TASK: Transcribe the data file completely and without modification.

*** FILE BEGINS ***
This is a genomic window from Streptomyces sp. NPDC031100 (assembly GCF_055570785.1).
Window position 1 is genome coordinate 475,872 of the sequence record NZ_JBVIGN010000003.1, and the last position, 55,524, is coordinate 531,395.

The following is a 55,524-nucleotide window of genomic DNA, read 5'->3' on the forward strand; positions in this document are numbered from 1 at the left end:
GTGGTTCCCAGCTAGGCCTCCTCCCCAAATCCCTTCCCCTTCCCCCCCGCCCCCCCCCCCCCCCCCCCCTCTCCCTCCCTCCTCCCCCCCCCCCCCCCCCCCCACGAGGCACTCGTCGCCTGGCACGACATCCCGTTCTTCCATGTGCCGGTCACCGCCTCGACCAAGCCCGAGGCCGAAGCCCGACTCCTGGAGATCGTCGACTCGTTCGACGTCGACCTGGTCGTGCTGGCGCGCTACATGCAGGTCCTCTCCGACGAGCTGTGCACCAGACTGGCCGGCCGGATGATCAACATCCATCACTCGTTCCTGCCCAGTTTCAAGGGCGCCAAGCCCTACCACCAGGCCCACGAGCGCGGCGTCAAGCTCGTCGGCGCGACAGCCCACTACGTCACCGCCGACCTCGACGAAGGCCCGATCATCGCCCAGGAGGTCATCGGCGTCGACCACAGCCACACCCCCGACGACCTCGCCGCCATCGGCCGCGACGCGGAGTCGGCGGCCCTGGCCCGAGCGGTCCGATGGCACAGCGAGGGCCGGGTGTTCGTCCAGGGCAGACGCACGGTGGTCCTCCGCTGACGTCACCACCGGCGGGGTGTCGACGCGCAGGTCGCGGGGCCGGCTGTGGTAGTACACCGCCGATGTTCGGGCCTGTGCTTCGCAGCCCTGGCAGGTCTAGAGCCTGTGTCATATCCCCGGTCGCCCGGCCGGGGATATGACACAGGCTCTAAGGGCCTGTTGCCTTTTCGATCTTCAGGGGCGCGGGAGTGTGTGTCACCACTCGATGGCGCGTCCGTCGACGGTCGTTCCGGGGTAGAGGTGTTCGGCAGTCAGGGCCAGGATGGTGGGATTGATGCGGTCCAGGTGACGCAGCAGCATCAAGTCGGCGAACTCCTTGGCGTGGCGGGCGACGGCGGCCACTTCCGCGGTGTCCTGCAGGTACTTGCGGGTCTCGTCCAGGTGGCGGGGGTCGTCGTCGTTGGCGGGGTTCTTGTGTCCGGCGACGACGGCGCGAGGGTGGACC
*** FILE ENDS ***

This is a genomic window from Streptomyces sp. NPDC031100 (assembly GCF_055570785.1).
Window position 1 is genome coordinate 475,872 of the sequence record NZ_JBVIGN010000003.1, and the last position, 55,524, is coordinate 531,395.

The following is a 55,524-nucleotide window of genomic DNA, read 5'->3' on the forward strand; positions in this document are numbered from 1 at the left end:
GTGGTTCCCAGCTAGGCCTCCTCCCCAAATCCCTTCCCCTTCCCCCCCGCCCCCCCCCCCCCCCCCCCCTCTCCCTCCCTCCTCCCCCCCCCCCCCCCCCCCCACGAGGCACTCGTCGCCTGGCACGACATCCCGTTCTTCCATGTGCCGGTCACCGCCTCGACCAAGCCCGAGGCCGAAGCCCGACTCCTGGAGATCGTCGACTCGTTCGACGTCGACCTGGTCGTGCTGGCGCGCTACATGCAGGTCCTCTCCGACGAGCTGTGCACCAGACTGGCCGGCCGGATGATCAACATCCATCACTCGTTCCTGCCCAGTTTCAAGGGCGCCAAGCCCTACCACCAGGCCCACGAGCGCGGCGTCAAGCTCGTCGGCGCGACAGCCCACTACGTCACCGCCGACCTCGACGAAGGCCCGATCATCGCCCAGGAGGTCATCGGCGTCGACCACAGCCACACCCCCGACGACCTCGCCGCCATCGGCCGCGACGCGGAGTCGGCGGCCCTGGCCCGAGCGGTCCGATGGCACAGCGAGGGCCGGGTGTTCGTCCAGGGCAGACGCACGGTGGTCCTCCGCTGACGTCACCACCGGCGGGGTGTCGACGCGCAGGTCGCGGGGCCGGCTGTGGTAGTACACCGCCGATGTTCGGGCCTGTGCTTCGCAGCCCTGGCAGGTCTAGAGCCTGTGTCATATCCCCGGTCGCCCGGCCGGGGATATGACACAGGCTCTAAGGGCCTGTTGCCTTTTCGATCTTCAGGGGCGCGGGAGTGTGTGTCACCACTCGATGGCGCGTCCGTCGACGGTCGTTCCGGGGTAGAGGTGTTCGGCAGTCAGGGCCAGGATGGTGGGATTGATGCGGTCCAGGTGACGCAGCAGCATCAAGTCGGCGAACTCCTTGGCGTGGCGGGCGACGGCGGCCACTTCCGCGGTGTCCTGCAGGTACTTGCGGGTCTCGTCCAGGTGGCGGGGGTCGTCGTCGTTGGCGGGGTTCTTGTGTCCGGCGACGACGGCGCGAGGGTGGACC